No goofy active shutter glasses, no headache-inducing parallax barrier screens, no optical trickery here. This is a pure 3D display -- unfortunately done at a resolution of just 8 x 8 x 8. It's a hand-built LED cube created by Nick Schulze, powered by Arduino, and driven largely by Matlab. Yes, Matlab, an application you probably deleted less than three minutes after signing off on your calculus final. We can't help you find that installation disc again, but we can encourage you to enjoy the video of this 3D matrix of blinkenlights after the break, and you can get the full details on how to build your own at the other end of that source link.

  • NAVI hack uses a Kinect to let the blind see, wear awesome headgear (video)

    by 
    Tim Stevens
    Tim Stevens
    03.17.2011

    They're getting ever more practical, these Kinect hacks. Two days ago it was creating 3D models in free-space, today it's letting the blind see. Well, not really see, but better navigate through and stay informed about their environment, at least. A Kinect is attached to a helmet and connected to a backpack-mounted Dell laptop. Also connected to the laptop is an Ardunio-controlled belt that has three separate regions of vibration and a Bluetooth headset of the "obnoxious guy talking loudly to his stock broker on the train" variety. Finally, thanks to a little C#, the whole package allows someone to walk down a hall and receive verbal and tactile notifications of obstacles in their path. Wearers can also receive navigation to different areas and, thanks to ARToolKit identifiers stuck on the walls, even have signs read to them. It's called NAVI (Navigational Aids for the Visually Impaired), created by Michael Zöllner and Stephan Huber at the University of Konstanz, and it's all demonstrated for you below. Dig that hat, man. Dig that hat.

  • RoboTouch brings NES controller to iPad

    by 
    Dana Franklin
    Dana Franklin
    03.16.2011

    Mix a handful of micro servos, an old Nintendo Entertainment System (NES) controller, a pinch of open-source Arduino magic, an iPad running Reckless Racing, a few pounds of ingenuity and elbow grease, and what do you get? Most of us would probably end up with an iPad and a small yard sale. But avid technology tinkerer Joven of ProtoDojo used these ingredients to build a contraption that let him play his favorite iPad game using a classic Nintendo controller. "I hacked my old NES controller to control micro servos with custom conductive arms that simulate touches to the screen of my iPad," writes Joven. "The servos are attached to the screen with mini suction cups and can be easily positioned for any game." The RoboTouch appears impressively responsive in the video demo below, allowing its builder to play Reckless Racing, a game fittingly reminiscent of R.C. Pro-Am for the NES. Joven hasn't provided the complete recipe for cooking your own Nintendo-controlled iPad, but he does briefly explain how to convert a classic NES gamepad into a USB flash drive secured by the Konami Code. He also suggests this article as a reference for adapting your old NES controllers for use with Arduino. Keep reading to see the video demo.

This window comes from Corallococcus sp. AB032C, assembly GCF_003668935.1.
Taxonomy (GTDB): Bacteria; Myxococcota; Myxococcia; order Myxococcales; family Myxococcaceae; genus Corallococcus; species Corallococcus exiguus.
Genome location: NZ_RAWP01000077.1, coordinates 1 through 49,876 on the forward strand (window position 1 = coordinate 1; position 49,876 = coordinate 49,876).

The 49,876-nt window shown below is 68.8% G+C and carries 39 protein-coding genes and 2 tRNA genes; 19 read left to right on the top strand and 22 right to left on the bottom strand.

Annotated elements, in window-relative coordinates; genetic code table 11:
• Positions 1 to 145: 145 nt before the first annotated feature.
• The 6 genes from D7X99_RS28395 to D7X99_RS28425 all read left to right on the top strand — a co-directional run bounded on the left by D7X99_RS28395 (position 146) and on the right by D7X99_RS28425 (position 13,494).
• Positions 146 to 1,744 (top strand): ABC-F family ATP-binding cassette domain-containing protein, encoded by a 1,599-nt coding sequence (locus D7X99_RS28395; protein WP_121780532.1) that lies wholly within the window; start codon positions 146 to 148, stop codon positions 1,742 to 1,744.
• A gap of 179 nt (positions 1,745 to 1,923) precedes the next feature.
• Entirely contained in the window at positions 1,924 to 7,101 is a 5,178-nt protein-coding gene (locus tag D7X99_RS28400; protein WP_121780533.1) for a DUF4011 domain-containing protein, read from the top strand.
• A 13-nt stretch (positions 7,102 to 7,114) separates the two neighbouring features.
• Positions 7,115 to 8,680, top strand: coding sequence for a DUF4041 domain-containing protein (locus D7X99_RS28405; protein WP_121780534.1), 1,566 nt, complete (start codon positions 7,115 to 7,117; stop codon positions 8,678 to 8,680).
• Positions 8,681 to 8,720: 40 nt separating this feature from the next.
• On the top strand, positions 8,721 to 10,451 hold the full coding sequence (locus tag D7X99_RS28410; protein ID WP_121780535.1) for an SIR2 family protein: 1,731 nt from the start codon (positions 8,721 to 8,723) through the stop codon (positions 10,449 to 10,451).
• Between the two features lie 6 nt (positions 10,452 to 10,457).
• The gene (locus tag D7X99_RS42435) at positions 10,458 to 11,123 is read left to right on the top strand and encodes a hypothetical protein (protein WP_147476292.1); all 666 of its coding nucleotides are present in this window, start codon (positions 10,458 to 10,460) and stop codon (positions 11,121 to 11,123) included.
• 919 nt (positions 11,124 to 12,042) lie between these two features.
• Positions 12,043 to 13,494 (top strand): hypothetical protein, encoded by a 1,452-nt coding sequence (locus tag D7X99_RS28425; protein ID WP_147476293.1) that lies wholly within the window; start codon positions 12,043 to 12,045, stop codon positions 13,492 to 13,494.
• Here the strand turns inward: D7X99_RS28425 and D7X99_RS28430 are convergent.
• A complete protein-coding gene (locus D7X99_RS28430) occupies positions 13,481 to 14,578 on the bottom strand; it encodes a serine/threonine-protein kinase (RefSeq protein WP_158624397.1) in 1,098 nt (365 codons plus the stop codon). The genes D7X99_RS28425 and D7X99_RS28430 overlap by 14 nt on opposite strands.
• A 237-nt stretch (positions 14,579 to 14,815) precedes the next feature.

• Hack connects NES controller to iPad using robo-fingers

    by 
    Mike Schramm
    Mike Schramm
    03.16.2011

    The solution found after the break for using an NES controller with Reckless Racing on the iPad is more mechanical than anything -- it attaches the boxy gamepad to a series of robotic fingers that interact with the iPad's capacitive touchscreen. But that doesn't make it any less awesome.

  • RoboTouch brings a wired NES controller to a wireless iPad (video)

    by 
    Tim Stevens
    Tim Stevens
    03.15.2011